Aerospace Technician: Occupational Outlook

Sep 13, 2019

Learn about the education and preparation needed to become an aerospace technician. Get a quick view of the requirements as well as details about schooling, job duties and certification to find out if this is the career for you.

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Aerospace technicians work in the manufacture, testing and maintenance of air and space vehicles. An associate's degree is most commonly required, and FAA certification is an option to validate your skills. Job growth is this field is slow, but salaries are competitive.

Essential Information

Aerospace technicians work with aircrafts and spacecrafts, often in parts or manufacturing. Some of their duties may include testing aircraft systems, performing installations and repairs, checking the quality of aircraft systems and calibrating aircraft computer systems. An engineering technology associate's degree is usually needed to work as an aerospace technician, although there are some diploma and certificate programs available. Cooperative education is often used to provide practical training working with aircraft systems. Individuals may optionally seek Federal Aviation Administration (FAA) certification to further verify their skills.

Required Education Associate's degree in engineering technology
Certification Optional FAA certification
Projected Job Growth (2018-2028)* 4% for aerospace engineering and operations technicians
Median Salary (2018)* $67,010 annually for aerospace engineering and operations technicians

Source: *U.S. Bureau of Labor Statistics

Occupational Outlook

According to the U.S. Bureau of Labor Statistics (BLS), aerospace engineering and operations technicians are expected to see 4% growth from 2018-2028 (www.bls.gov). However, the BLS does note that a considerable amount of retirements are expected in the field over the same decade, so some opportunities should be available.

Salary Information

In 2018, aerospace engineering and operations technicians earned a median annual salary of $67,010 annually, according to BLS data. The technicians at the bottom 10% of industry earnings made $42,610 or less per year, while those in the top 10% made $100,310 or more. Aerospace product parts and manufacturing companies were the largest employers of aerospace technicians in May 2018, employing around 3,550 workers, while the scheduled air transportation industry staffed just 480 technicians at that time. The BLS reported that individuals with education and experience will have more options in the job market than those that do not share those qualifications.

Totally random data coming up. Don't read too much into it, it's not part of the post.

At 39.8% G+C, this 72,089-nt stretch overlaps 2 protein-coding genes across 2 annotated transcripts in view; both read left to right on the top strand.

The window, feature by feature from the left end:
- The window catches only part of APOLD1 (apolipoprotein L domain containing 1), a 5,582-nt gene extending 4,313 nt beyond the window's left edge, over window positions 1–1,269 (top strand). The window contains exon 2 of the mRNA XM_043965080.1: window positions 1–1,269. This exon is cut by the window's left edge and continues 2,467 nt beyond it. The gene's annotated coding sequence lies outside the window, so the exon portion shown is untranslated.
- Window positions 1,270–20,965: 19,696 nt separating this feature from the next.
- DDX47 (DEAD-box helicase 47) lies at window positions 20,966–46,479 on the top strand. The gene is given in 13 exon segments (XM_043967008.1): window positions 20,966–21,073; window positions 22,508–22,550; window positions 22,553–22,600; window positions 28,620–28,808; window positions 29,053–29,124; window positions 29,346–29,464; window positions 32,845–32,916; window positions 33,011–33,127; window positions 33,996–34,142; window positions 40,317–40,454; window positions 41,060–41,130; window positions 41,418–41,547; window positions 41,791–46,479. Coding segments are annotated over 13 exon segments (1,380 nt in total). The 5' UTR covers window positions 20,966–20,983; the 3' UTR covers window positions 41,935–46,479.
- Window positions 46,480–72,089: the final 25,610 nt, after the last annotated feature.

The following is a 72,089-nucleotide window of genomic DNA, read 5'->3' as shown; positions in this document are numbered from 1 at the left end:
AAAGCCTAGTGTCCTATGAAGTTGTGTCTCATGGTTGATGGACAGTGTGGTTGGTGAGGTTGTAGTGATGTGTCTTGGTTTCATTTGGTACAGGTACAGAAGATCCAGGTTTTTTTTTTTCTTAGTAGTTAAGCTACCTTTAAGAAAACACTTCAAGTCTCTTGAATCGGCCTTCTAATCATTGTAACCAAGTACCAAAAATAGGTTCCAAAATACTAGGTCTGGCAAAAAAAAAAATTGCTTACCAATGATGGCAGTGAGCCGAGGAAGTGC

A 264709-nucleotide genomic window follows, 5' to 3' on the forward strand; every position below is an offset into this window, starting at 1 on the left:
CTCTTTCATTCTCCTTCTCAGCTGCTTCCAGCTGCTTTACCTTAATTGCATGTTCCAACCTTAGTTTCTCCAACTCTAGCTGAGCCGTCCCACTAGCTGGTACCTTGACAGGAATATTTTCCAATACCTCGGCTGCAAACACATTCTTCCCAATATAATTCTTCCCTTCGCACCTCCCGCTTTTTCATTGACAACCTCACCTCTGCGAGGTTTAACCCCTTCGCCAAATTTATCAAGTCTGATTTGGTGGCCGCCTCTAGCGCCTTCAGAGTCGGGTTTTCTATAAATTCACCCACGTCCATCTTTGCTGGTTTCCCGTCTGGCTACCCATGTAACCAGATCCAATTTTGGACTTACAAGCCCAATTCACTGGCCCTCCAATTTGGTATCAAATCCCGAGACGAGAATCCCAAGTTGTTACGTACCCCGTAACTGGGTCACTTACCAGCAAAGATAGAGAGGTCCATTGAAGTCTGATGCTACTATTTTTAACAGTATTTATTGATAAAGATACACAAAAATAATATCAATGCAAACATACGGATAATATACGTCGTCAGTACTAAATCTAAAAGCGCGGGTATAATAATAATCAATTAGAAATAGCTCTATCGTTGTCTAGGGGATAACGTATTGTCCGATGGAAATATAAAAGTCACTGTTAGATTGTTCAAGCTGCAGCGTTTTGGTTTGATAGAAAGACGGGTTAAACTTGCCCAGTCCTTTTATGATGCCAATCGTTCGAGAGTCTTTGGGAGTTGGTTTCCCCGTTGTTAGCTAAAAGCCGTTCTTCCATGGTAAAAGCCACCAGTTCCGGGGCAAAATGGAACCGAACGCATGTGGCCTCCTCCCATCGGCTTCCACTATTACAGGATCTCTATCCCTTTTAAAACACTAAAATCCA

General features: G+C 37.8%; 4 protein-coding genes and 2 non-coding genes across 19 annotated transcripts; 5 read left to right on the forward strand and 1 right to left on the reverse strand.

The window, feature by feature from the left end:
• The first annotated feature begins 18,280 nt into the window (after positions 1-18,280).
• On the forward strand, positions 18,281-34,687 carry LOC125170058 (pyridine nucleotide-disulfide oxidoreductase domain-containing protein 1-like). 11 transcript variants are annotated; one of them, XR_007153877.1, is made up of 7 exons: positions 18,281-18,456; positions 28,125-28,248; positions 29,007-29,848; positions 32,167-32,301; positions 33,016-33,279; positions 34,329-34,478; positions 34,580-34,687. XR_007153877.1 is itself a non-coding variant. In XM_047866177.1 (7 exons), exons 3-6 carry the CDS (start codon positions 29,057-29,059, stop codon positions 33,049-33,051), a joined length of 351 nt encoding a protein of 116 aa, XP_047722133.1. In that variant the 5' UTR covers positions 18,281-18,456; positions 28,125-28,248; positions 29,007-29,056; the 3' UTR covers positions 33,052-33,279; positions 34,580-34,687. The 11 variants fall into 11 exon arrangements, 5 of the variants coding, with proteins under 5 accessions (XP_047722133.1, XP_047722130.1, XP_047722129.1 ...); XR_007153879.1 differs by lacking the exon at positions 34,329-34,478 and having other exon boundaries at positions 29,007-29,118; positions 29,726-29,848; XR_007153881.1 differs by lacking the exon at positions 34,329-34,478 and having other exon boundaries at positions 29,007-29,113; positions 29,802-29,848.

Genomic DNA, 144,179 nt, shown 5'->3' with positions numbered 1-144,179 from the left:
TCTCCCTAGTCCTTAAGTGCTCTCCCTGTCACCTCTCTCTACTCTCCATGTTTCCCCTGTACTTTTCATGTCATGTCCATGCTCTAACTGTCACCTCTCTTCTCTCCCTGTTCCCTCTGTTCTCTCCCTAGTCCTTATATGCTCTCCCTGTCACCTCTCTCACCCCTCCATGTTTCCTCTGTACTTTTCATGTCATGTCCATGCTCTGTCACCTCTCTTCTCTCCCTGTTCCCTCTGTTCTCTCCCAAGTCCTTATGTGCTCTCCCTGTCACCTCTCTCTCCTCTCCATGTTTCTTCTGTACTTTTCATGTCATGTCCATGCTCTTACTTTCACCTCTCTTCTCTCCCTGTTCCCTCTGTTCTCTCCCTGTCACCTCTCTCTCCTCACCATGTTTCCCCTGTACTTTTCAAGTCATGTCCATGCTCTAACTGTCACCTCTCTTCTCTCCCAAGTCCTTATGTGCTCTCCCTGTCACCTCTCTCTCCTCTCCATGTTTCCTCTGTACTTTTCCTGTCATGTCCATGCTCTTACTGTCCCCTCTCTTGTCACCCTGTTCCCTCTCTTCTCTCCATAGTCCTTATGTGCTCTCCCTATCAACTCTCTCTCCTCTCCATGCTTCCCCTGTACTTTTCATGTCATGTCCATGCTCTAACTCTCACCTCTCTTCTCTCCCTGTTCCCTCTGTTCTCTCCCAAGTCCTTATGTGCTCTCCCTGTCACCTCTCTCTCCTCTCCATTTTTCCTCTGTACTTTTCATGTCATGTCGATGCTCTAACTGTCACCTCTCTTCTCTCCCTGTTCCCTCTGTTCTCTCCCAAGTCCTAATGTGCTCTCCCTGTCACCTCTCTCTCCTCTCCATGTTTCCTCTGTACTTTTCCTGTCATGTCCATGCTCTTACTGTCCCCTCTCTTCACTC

Education Information

The education requirements of engineering technicians are not as rigorous as the requirements to become an engineer. The preferred degree program for potential technicians is an associate degree program in engineering or aerospace technology, which can be completed in two years. These programs usually emphasize hands-on learning in a laboratory or real-world setting. According to the BLS, many junior and community colleges, as well as vocational schools or technical institutes, offer such programs throughout the U.S.

Career Information

Aerospace technicians work on air and spacecraft. They may work in every facet of production including construction, testing and maintenance; however, they typically specialize in one of those areas. For example, using special equipment and computers, an aerospace technician may regularly calibrate control systems, fix damaged landing gear or perform routine preventative maintenance.

Aerospace technicians perform manufacturing and maintenance jobs on aircraft and can work in many industries. An associate's degree is the most common education requirement. Job growth is projected to be slow in this field through 2028, and the median salary was $67,010 in 2018.

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